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4 days ago

Top 5 things you need to know about Kotlin, Android's new programming language

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What is Kotlin and why should I care about it?

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Google announced support for Kotlin in Android at Google I/O 2017, but many of us aren't sure what's going on or why we should care.

Let's take a look at the five things you need to know about Kotlin if you're not an Android developer.

What is Kotlin?

Kotlin is a programming and development language from JetBrains. They're the folks behind the IntelliJ Java IDE and Kotlin is really, really interoperable with Java. That means developers can use the Java Libraries they already use now, and the code they write with Kotlin can also be converted to Java and vice versa.

This is important because Java is one of the most-used programming languages in the world, and has been used for Android since the beginning. Throwing away that much work is silly.

Why are developers excited about Kotlin support?

You saw developers stand and cheer, too, huh?

Kotlin is fully supported in JetBrains' IntelliJ editing environment. A programming tool of any kind is only as good as its support. JetBrains provides simple but powerful Java to Kotlin converters and can generate Java and JavaScript from Kotlin code.

The code written with Kotlin is simpler than the Java equivalent, even when it references the same libraries or classes. It's more human-readable, which makes debugging a breeze and it's just better all around for writing Android apps with as little overhead as possible.

Is Java being phased out?

Nope!

If anything, Java is being made stronger and better with the newest versions of Android and Android Studio.

As mentioned above, Kotlin and Java are closely related at their base and adding support for Kotlin makes Java better. One day, Java will be forgotten about. That day won't be soon and it won't be becasue of Kotlin.

Will the apps be better or look different?

Nope again!

They could be better or even just look better because a developer has more time to work on the UI, but functionally Kotlin and Java are compatible and will look the very same.

You won't know anything is different.

Where can I learn more about Kotlin or get started using it?

Visit JetBrains' Kotlin website for everything you need to get started.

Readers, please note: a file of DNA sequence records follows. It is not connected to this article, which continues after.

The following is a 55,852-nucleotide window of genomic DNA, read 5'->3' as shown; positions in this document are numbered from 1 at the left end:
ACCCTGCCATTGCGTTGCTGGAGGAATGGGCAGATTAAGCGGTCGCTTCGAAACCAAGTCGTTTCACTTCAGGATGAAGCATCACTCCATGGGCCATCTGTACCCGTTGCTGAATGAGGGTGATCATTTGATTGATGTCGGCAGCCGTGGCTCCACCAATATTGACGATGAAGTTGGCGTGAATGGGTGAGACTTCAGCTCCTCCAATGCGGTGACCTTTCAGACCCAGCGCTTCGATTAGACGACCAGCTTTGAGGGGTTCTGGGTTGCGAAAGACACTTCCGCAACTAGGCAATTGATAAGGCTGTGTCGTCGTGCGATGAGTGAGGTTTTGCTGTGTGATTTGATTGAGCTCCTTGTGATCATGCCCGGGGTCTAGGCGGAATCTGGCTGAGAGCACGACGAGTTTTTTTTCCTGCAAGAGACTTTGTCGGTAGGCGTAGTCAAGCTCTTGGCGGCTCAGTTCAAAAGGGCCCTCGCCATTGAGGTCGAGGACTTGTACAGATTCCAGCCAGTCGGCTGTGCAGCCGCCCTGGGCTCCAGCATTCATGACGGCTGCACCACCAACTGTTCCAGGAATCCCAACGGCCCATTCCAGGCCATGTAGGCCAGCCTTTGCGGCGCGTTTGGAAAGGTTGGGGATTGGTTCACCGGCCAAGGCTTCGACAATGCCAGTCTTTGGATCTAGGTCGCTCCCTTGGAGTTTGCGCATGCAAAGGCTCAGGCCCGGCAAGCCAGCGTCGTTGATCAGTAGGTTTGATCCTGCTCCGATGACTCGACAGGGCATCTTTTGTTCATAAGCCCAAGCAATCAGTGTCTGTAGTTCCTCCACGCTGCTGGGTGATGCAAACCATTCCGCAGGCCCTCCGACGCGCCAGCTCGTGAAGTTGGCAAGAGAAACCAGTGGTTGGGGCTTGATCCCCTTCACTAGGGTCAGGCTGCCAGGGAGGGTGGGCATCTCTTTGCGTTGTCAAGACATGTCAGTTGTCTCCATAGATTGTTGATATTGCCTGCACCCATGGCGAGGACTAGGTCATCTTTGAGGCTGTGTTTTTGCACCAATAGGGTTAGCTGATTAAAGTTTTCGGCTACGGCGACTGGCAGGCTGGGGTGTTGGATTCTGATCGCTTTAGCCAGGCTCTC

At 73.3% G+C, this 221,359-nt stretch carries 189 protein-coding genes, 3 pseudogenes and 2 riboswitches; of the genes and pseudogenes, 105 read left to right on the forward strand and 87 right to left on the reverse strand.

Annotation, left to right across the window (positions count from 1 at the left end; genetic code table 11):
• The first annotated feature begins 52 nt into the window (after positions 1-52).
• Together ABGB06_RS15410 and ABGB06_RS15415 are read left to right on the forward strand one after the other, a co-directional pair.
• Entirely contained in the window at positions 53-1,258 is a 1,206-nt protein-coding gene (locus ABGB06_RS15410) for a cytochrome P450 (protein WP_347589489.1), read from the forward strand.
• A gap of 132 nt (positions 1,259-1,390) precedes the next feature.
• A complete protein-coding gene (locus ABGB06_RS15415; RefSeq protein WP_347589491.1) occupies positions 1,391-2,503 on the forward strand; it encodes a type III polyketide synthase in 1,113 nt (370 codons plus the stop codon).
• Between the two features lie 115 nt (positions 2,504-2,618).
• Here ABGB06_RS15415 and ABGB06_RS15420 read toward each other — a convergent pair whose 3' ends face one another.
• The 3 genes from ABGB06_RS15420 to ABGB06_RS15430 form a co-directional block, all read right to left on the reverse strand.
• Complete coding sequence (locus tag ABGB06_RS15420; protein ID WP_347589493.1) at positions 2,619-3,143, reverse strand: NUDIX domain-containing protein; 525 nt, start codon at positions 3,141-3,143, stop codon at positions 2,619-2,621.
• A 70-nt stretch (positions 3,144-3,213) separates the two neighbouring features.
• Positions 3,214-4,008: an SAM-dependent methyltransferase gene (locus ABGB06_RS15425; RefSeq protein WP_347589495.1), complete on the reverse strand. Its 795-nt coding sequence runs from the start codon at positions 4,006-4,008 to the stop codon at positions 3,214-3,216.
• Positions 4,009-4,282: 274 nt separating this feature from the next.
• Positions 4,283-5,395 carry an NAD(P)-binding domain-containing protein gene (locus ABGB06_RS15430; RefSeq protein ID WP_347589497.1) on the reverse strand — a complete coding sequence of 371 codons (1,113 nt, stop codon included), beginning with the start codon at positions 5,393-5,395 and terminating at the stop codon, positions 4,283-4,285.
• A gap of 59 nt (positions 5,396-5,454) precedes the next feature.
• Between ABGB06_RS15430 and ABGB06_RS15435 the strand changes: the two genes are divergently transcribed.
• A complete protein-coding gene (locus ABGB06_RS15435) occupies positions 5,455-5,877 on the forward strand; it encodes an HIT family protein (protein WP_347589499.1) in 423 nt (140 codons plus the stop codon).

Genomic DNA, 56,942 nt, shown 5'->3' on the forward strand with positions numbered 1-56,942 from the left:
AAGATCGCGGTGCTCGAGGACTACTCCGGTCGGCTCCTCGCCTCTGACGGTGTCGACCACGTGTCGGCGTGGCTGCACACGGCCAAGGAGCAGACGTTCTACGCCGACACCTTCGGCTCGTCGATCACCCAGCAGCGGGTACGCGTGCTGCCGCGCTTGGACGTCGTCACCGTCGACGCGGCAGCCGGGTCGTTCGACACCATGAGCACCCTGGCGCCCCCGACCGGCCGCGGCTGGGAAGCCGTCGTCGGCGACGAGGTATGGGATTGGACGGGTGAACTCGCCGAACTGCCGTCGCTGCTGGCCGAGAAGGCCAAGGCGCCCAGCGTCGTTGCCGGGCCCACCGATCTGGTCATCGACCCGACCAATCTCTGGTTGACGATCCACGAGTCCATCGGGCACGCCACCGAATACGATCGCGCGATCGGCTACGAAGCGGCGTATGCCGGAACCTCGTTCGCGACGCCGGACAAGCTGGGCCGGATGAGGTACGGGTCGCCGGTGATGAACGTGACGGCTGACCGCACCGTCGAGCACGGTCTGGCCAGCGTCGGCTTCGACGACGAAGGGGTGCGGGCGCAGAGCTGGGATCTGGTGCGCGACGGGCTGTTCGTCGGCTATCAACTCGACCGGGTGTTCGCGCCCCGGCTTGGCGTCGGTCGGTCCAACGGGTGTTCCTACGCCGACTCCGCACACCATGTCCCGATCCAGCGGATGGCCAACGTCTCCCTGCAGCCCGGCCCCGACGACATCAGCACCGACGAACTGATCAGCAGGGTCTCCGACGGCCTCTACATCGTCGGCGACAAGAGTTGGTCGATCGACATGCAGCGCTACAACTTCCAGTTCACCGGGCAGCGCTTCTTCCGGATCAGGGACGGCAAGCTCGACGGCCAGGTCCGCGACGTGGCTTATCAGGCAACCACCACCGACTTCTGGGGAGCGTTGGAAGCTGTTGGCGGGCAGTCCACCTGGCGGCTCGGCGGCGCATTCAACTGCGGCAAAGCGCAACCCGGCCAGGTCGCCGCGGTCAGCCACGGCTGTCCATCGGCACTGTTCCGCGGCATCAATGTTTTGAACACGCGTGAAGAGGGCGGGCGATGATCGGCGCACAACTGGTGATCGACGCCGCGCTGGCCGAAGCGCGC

You can use Android Studio, Eclipse, IntelliJ IDEA or a standalone compiler to build Kotlin apps for Android or your web browser. There are even great tutorials to get you pointed in the right direction!

It's not difficult, and it's fun. Don't be afraid to try and learn as much as you can!

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5 days ago

Two reasons to Tango: Augmented reality gets fun at Google I/O

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There are plenty of practical applications for AR, not to mention entertaining ones, and Google's objective is to uncover them all.

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Augmented reality's proliferation is slowly picking up pace. But with the way Google had it exhibited at Google I/O, you would have thought it was already as ubiquitous and commonly referred as other technologies we've come to rely on.

It's not there yet, but Google would certainly like it to be. Here are four examples of where the company sees augmented reality in the real world, and where it thinks it application could truly classify it as a utility.

Tango Constructor

Realtors, contractors, or anyone looking to undergo a massive remodel, you might find the Tango Constructor app to be right up your alley. It's an experimental development tool made to show off how Tango-enabled devices can capture three-dimensional models of different surroundings. The models can then be exported as mesh files and used in other apps, like Unity.

You can map out your surroundings with Tango Constructor.

During the demonstration, I got to see the Asus ZenFone AR put to use with its rear-facing dual cameras and depth sensor. All it takes to map an area is a simple point and shoot, and the app does the rest of hard work stitching the image together. It works akin to capturing a Photosphere in real time, and it's just as quick at rendering the scene.

When you're finished mapping your surroundings, you can pop the Tango phone into a virtual reality viewer like Cardboard to look around. If you happen to have a Tango-enabled device, you can try it out for yourself right now.

Expeditions in the classroom

Google's always been particularly proactive at showing its technology's worthiness, especially with regards to how it can be utilized in classrooms. At I/O, it showed off AR's usefulness with regards to the "virtual field trip," essentially enabling an entire class of students to see and experience the same content with merely a Tango-enabled smartphone and a selfie stick.

Classrooms can go on virtual field trips with Expeditions AR.

Expeditions require one person to broadcast and control the content — in the classroom's case, this would be the teacher — while the other linked devices display what's going on. And the best part is that you can move around completely while in the expedition. In the demo I tried at I/O, I looked inside a Category 5 hurricane forming over the Atlantic Ocean, and then crouched down to take a peek at Antarctica.